If you receive free products or services, how do you handle it? I’ll let Mary from the FTC tell you.

click to go to FTC site to watch 17-second video

Porter Novelli also recommends that bloggers who work with marketers create a disclosure policy.

Associations who partner with bloggers on outreach campaigns should also read the Porter Novelli summary and Maggie McGary’s post on the “slippery slope” of blogger outreach. Bloggers can certainly provide access to target audiences that associations may not be able to reach on their own, but everyone should be up front about expectations and ethics.

I wonder, are print media reporters, columnists and reviewers also required to make such disclosures? Anyone know?

Author: deirdrereid

Deirdre is a freelance writer for companies serving the association market, who after more than 20 years in the association and restaurant industries, is enjoying the good life as a ghostblogger and content marketing writer. Away from her laptop, you can find her walking in the woods, doing yoga, going to shows, journaling, cooking, or relaxing in a comfy chair with a good book and a glass of something tasty in hand.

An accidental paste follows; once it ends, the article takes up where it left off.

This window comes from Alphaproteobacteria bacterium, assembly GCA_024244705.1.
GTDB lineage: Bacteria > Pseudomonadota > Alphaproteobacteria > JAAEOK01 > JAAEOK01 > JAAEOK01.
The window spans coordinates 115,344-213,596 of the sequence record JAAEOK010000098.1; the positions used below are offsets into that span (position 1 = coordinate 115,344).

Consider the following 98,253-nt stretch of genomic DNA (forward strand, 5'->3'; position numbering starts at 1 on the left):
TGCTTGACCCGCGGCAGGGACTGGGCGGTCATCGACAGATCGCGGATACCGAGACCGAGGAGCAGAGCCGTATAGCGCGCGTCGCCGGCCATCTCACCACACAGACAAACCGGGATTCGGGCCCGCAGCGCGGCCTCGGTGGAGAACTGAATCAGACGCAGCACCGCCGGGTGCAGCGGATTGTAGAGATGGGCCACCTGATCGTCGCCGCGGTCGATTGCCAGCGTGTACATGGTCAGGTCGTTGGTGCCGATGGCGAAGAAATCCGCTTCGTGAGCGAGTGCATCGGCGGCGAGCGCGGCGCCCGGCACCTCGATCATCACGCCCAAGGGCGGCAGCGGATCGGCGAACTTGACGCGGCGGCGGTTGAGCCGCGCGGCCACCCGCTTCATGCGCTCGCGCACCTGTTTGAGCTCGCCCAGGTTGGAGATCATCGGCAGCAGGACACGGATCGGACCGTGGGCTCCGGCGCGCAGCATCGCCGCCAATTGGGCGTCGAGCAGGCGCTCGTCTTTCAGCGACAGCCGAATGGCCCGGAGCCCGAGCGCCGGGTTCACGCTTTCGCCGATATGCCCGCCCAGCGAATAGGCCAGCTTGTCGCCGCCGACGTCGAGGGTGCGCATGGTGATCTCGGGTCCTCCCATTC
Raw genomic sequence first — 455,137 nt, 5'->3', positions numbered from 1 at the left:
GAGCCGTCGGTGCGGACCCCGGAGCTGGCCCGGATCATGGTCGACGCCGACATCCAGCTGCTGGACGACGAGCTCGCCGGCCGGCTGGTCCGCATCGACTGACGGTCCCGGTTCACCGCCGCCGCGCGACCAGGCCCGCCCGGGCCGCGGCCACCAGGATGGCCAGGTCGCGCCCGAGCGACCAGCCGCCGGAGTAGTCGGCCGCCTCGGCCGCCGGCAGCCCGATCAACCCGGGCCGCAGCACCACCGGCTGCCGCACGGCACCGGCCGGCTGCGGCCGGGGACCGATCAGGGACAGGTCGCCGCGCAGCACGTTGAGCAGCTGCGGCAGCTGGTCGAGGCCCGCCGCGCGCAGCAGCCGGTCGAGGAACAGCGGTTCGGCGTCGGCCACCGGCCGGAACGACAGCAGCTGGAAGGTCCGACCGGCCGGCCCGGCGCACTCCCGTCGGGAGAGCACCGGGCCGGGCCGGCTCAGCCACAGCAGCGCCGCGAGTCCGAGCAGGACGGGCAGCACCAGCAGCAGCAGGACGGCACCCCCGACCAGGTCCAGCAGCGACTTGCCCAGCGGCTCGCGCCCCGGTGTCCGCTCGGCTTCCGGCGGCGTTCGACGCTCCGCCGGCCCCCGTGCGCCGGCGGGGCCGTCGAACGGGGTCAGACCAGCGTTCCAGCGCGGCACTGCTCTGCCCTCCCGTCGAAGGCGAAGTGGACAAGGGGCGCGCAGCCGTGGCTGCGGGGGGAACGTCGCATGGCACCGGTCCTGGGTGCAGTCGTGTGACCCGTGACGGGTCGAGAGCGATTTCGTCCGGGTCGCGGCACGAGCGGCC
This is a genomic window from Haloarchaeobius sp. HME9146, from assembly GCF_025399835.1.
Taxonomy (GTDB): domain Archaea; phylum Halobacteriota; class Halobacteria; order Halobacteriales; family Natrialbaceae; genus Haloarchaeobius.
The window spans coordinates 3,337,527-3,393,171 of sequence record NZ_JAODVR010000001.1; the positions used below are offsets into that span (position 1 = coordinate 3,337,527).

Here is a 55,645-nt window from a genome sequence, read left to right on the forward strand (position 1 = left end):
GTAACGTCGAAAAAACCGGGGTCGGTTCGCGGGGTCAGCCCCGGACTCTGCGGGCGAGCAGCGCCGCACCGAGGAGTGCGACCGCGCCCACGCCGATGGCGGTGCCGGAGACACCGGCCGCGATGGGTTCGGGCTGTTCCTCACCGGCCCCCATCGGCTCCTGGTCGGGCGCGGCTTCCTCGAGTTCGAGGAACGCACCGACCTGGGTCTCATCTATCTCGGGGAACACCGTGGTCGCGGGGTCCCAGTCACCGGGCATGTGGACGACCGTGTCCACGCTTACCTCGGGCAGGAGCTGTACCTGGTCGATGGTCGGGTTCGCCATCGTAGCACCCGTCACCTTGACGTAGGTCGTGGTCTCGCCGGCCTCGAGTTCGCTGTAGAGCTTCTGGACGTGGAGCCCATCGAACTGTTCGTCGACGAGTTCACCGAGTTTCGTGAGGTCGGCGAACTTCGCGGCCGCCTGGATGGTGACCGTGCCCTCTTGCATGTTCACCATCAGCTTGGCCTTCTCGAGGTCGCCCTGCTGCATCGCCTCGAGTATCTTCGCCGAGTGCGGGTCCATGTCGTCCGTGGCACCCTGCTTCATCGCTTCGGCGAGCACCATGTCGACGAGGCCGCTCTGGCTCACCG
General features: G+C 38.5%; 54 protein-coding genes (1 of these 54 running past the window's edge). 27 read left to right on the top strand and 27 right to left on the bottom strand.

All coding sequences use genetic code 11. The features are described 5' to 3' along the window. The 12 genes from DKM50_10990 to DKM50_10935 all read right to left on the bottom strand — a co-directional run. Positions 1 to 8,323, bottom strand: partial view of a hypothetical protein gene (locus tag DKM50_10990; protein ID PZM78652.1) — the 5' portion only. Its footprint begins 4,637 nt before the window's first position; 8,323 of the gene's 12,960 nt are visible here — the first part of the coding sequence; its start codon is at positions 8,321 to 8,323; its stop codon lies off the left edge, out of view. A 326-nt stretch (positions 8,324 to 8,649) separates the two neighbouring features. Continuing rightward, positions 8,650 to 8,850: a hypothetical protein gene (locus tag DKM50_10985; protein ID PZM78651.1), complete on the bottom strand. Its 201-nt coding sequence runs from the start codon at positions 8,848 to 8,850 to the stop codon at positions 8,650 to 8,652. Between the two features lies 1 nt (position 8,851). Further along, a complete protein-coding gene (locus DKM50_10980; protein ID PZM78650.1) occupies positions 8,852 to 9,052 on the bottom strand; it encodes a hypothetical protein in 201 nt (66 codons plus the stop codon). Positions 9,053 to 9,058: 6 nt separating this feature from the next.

10 thoughts on “Blogger Basics: Freebie Disclosure”

  1. Hey–thanks for the link love!

    I’m pretty sure that traditional reporters are not expected to make the same disclosures–I know I’ve seen a blog post or article about this somewhere but of course can’t find it now.

    On the very rare occasion that I get something for free and blog about it, I definitely disclose–and even find myself doing “reverse disclosure” when I blog about something I DIDN’T get for free and want to make sure it’s clear that I’m not raving about whatever it is because I got it for free. I think this is sort of overkill, but also necessary for “influencers.” Let’s face it, when a hugely influential blogger raves about something it’s a huge boost for whatever brand/etc…and it only serves to reason that people will wonder whether the blogger got paid for that shout-out.